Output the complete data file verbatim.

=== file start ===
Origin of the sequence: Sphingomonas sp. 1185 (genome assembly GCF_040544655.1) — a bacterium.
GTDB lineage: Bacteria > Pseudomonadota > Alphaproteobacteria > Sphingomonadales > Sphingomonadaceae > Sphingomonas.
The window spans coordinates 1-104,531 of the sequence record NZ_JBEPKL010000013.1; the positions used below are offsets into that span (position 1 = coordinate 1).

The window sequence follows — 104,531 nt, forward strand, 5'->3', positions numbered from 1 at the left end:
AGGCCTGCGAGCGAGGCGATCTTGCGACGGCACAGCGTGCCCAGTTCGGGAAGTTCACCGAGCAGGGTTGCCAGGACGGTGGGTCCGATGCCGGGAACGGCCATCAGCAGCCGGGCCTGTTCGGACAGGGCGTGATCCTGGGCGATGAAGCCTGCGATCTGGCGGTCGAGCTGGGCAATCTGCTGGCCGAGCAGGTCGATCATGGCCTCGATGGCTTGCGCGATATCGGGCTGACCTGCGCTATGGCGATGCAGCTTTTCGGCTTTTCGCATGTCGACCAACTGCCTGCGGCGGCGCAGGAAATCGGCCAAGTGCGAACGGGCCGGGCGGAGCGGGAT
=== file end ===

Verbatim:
Origin of the sequence: Sphingomonas sp. 1185 (genome assembly GCF_040544655.1) — a bacterium.
GTDB lineage: Bacteria > Pseudomonadota > Alphaproteobacteria > Sphingomonadales > Sphingomonadaceae > Sphingomonas.
The window spans coordinates 1-104,531 of the sequence record NZ_JBEPKL010000013.1; the positions used below are offsets into that span (position 1 = coordinate 1).

The window sequence follows — 104,531 nt, forward strand, 5'->3', positions numbered from 1 at the left end:
AGGCCTGCGAGCGAGGCGATCTTGCGACGGCACAGCGTGCCCAGTTCGGGAAGTTCACCGAGCAGGGTTGCCAGGACGGTGGGTCCGATGCCGGGAACGGCCATCAGCAGCCGGGCCTGTTCGGACAGGGCGTGATCCTGGGCGATGAAGCCTGCGATCTGGCGGTCGAGCTGGGCAATCTGCTGGCCGAGCAGGTCGATCATGGCCTCGATGGCTTGCGCGATATCGGGCTGACCTGCGCTATGGCGATGCAGCTTTTCGGCTTTTCGCATGTCGACCAACTGCCTGCGGCGGCGCAGGAAATCGGCCAAGTGCGAACGGGCCGGGCGGAGCGGGAT